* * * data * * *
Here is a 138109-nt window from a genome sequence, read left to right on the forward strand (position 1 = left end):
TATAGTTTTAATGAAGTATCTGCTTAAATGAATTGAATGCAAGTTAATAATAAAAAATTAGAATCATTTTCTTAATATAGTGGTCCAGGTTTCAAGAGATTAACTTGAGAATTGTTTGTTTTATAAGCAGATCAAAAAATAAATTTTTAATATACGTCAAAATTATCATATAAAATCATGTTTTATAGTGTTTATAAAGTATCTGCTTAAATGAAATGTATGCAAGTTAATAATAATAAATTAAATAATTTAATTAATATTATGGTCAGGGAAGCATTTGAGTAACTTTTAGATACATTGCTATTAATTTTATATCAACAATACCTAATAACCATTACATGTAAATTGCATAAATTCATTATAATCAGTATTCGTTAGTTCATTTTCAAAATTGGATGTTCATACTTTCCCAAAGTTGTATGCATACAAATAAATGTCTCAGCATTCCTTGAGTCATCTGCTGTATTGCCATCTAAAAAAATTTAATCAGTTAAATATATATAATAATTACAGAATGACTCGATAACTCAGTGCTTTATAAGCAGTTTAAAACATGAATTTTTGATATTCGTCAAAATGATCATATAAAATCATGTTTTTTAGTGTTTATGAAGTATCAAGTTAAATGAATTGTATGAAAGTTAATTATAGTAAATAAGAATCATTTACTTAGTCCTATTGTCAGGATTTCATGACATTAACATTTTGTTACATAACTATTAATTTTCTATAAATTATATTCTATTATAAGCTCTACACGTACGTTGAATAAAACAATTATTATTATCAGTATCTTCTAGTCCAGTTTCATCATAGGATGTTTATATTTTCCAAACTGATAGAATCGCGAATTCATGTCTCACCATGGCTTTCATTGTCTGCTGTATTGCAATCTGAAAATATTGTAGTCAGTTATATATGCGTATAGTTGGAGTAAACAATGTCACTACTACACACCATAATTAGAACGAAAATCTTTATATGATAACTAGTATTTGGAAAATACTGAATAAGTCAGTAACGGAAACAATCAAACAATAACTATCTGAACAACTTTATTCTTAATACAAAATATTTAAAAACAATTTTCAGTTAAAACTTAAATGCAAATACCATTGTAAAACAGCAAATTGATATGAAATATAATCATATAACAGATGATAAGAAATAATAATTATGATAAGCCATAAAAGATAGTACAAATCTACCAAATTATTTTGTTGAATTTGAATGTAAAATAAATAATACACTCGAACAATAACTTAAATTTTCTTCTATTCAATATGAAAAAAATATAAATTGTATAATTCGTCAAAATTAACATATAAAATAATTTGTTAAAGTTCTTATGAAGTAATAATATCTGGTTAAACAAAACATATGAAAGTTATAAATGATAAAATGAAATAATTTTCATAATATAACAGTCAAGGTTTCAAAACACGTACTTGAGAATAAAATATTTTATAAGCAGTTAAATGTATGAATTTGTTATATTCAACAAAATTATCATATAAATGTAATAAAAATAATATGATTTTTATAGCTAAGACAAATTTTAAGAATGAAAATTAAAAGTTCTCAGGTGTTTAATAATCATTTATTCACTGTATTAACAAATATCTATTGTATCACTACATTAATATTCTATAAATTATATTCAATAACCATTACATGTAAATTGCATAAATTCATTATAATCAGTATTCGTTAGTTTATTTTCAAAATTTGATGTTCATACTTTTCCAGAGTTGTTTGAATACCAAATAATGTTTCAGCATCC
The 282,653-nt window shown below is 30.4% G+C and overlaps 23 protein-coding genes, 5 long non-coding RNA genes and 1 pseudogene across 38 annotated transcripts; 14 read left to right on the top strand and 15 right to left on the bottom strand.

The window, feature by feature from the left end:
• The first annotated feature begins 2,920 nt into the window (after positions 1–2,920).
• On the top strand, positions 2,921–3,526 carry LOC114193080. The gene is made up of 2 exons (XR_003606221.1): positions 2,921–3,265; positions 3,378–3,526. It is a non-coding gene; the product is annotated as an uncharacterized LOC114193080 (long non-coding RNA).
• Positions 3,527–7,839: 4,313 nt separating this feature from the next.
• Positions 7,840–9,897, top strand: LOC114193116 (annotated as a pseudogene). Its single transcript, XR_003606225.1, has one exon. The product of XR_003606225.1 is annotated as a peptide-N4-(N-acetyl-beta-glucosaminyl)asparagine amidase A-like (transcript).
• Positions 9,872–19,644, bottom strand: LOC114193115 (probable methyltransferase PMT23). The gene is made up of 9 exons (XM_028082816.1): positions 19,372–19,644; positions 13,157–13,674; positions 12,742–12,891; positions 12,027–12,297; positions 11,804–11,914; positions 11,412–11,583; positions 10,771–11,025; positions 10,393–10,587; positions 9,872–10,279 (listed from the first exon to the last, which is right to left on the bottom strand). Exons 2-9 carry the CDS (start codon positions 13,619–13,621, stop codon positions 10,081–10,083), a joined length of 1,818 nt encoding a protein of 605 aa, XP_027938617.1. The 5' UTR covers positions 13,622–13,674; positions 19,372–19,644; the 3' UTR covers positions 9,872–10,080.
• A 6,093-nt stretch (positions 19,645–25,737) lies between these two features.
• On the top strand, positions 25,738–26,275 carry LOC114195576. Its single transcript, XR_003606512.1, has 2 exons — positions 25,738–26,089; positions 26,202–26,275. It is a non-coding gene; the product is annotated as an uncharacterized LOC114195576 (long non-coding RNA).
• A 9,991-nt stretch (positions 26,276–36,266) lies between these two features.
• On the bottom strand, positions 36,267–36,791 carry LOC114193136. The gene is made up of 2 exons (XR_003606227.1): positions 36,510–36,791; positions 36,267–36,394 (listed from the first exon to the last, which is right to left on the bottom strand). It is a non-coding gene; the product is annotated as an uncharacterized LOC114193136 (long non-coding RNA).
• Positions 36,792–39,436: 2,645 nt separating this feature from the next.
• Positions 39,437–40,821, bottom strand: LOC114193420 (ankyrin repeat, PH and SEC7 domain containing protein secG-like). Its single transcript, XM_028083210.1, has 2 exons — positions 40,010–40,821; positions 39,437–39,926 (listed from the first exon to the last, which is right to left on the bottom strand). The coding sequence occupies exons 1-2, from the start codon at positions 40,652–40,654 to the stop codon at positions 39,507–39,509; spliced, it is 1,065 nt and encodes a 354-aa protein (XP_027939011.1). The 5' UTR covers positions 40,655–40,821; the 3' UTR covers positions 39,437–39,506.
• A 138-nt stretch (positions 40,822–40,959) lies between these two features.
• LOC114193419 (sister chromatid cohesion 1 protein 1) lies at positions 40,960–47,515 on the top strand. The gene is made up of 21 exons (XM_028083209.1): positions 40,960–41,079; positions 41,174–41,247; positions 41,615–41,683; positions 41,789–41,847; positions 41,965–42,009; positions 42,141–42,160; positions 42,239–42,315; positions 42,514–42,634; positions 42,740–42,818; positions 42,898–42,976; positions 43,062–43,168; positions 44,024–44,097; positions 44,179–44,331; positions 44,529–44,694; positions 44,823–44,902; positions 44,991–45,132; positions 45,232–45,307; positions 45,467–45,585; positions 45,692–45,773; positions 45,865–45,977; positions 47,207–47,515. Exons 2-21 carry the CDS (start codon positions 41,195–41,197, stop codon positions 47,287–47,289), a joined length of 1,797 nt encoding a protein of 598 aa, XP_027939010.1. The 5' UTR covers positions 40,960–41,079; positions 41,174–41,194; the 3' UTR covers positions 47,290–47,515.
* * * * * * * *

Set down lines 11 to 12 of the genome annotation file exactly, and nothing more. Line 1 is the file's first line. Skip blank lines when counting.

• On the top strand, positions 25,738–26,275 carry LOC114195576. Its single transcript, XR_003606512.1, has 2 exons — positions 25,738–26,089; positions 26,202–26,275. It is a non-coding gene; the product is annotated as an uncharacterized LOC114195576 (long non-coding RNA).
• A 9,991-nt stretch (positions 26,276–36,266) lies between these two features.